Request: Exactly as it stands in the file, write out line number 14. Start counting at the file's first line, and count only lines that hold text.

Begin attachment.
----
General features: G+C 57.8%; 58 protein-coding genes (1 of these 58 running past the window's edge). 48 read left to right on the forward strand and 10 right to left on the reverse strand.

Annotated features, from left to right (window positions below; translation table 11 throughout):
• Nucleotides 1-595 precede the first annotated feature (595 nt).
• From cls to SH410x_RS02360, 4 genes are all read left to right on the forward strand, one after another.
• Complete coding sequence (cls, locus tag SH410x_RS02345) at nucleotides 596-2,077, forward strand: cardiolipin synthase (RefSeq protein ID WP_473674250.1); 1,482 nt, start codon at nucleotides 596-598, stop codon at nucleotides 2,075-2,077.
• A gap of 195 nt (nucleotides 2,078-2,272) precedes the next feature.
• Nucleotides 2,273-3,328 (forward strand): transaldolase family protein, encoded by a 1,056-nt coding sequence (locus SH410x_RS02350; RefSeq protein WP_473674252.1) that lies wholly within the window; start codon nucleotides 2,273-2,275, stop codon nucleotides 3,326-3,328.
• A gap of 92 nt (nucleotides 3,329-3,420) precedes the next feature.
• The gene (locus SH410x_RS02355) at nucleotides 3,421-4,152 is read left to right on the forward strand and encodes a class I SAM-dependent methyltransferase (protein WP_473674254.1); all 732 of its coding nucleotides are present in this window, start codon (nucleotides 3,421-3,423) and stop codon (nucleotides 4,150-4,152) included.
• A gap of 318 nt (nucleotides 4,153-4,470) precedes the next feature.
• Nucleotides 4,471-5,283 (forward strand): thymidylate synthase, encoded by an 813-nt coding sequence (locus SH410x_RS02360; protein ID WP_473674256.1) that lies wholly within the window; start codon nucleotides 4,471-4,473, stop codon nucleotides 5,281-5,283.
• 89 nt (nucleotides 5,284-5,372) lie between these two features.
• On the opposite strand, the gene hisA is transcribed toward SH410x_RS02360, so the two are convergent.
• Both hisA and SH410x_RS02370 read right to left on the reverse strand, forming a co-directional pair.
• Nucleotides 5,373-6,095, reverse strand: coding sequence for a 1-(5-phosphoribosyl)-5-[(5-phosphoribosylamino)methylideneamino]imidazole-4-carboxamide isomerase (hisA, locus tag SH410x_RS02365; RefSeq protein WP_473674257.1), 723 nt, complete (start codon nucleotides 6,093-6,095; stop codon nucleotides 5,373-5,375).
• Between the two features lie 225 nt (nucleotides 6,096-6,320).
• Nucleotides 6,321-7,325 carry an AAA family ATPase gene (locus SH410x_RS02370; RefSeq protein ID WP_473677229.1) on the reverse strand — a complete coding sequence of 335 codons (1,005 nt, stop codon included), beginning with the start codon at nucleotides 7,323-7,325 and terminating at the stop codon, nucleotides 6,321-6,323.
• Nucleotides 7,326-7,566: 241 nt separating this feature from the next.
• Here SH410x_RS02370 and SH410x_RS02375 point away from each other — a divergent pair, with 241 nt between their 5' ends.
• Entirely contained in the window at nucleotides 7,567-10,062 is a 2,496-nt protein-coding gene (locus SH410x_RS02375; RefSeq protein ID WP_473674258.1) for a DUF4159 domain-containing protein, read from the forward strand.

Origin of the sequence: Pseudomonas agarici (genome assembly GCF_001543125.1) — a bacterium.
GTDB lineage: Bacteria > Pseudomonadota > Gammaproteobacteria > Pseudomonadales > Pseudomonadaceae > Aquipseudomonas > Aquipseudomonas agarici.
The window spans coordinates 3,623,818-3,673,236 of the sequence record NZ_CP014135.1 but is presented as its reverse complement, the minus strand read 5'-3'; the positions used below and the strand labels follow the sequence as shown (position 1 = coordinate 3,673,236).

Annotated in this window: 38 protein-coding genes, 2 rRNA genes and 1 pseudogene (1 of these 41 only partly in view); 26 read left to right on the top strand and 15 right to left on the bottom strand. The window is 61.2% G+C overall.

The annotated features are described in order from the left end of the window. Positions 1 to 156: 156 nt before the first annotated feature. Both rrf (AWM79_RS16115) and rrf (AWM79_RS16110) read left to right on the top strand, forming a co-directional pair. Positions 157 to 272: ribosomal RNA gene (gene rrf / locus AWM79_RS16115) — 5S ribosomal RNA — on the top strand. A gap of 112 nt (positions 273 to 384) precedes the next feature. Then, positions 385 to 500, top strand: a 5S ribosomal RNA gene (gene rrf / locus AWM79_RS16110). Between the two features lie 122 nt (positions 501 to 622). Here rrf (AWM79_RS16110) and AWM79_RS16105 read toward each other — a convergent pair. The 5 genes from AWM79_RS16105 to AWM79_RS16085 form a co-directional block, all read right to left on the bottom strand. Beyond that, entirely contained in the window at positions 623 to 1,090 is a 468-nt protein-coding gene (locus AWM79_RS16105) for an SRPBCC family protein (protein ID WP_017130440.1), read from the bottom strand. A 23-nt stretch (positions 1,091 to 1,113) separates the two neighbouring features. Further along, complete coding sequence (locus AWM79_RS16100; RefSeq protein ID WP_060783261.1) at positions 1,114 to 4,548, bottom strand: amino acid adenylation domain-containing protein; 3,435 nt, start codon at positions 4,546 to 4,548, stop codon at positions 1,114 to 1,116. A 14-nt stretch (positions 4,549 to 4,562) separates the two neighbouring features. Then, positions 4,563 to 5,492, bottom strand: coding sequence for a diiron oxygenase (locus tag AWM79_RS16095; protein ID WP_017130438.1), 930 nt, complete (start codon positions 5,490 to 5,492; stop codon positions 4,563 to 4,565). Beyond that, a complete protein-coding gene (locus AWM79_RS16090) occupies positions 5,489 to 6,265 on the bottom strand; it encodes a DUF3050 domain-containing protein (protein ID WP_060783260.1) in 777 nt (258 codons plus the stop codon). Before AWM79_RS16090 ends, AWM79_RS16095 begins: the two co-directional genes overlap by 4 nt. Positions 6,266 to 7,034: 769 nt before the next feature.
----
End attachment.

• Both hisA and SH410x_RS02370 read right to left on the reverse strand, forming a co-directional pair.